5 Papers from Morphing Matter Lab Accepted to CHI 2019

May 7, 2019
Five 1D linear forms were morphed into 3D line sculptures once triggered with heat. One curls up to hold a blue flower

The Morphing Matter Lab from the Human-Computer Interaction Institute at Carnegie Mellon University is presenting five papers at CHI 2019.

A two-color Celtic knot logo is the visual for "Weaving the threads of CHI," the theme of CHI 2019. This is a reflection of the diversity of the human-computer interaction community. "People from different disciplines, cultures, sectors, communities, backgrounds – designers, researchers, practitioners – weaving together into one community, with the common purpose of technology that works for people and society."

Similarly, the work of the Morphing Matter Lab weaves the threads of the behaviors and techniques of morphing matter to envision interfaces of the future.

The idea of morphing matter crosses the boundaries typically associated with the digital and physical worlds, said Lining Yao, assistant professor and director of the Morphing Matter Lab.

“For people often designing with a physical medium, morphing matter adds a flavor of programmability and responsiveness; for those designing with its digital medium, it adds tangibility and sensational experiences. Morphing matter is transforming and mutating. It is an evoking design material as it adds spatial and temporal dimensionality. It reacts, adapts, and evolves; soon it will also grow, replicate, and age. Morphing Matter is ecological. It recapitulates natural organisms, sourcing and reacting to environmental energy stimuli. It demonstrates the reciprocal relationship between the engineered and the grown,” said Yao.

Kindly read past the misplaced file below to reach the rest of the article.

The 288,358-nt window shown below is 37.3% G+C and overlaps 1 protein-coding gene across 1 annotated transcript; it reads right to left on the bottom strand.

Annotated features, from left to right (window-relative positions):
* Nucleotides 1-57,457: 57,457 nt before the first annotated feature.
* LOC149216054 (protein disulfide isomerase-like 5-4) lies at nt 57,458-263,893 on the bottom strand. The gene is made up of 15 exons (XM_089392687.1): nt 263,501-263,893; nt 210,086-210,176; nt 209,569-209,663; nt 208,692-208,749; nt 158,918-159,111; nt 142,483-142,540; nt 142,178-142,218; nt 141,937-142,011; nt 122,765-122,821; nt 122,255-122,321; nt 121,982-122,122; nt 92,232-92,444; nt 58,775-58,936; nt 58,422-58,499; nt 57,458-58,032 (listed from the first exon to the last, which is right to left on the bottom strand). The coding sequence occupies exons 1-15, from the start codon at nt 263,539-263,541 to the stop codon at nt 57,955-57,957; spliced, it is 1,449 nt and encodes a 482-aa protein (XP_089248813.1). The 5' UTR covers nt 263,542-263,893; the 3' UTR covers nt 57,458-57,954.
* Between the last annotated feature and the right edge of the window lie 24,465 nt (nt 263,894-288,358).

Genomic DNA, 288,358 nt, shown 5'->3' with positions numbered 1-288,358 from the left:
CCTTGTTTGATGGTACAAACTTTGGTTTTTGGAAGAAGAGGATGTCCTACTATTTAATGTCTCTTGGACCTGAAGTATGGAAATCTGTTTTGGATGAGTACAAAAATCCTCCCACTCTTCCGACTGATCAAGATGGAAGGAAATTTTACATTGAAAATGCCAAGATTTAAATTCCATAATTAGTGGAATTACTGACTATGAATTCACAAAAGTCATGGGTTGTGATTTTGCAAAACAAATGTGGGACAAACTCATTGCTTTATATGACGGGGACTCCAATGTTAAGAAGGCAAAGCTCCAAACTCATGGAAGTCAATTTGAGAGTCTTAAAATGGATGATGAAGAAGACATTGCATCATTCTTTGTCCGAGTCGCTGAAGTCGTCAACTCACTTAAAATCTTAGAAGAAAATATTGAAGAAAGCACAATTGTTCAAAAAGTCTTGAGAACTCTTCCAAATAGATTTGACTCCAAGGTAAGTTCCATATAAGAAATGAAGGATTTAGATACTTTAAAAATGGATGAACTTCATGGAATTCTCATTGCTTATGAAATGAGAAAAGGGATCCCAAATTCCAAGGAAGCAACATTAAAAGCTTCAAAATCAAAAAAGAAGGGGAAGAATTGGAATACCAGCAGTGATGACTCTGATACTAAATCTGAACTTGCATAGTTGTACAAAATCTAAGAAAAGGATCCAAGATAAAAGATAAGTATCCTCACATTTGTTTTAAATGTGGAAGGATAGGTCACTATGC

Topics of the five accepted papers include: linear plastic that morphs to 3D when heated; 3D machine knitted objects with sensors and actuator threads already embedded; composite thread that can shrink or twist in response to heat or electrical current; soft and elastic wearable electronics; and morphing continuous double-curvature surfaces or surface textures from 2D to 4D.

Explore each of the five papers with their videos below. 

 

A-line That Transforms into Sculptures, Tools, and Springs

Following up their prior work of leveraging 4D printing of thermoplastic for self-folding, postdoctoral researchers Guanyun Wang and Ye Tao looked to printing 1D linear forms and morphing it into 3D line sculptures once triggered with heat.

The project is named A-line as it transforms from 1D to 3D. Additional authors of the paper include Ozguc Bertug Capunaman and Humphrey Yang, both from the Carnegie Mellon Computational Design program.

Learn more: A-line project info and paper

“A-line: 4D Printing Linear Composite Structures” at CHI 2019.
Led by Guanyun Wang and Ye Tao. Morphing Matter Lab, HCII, CMU

 

3D Knitting Soft Actuators

Software developed by the researchers from the HCII’s Morphing Matter Lab and Dev Lab (led by Scott Hudson) makes it possible for the objects to emerge from the knitting machines in their desired shapes and with tendons already embedded. They can then be stuffed and the tendons attached to motors, as necessary.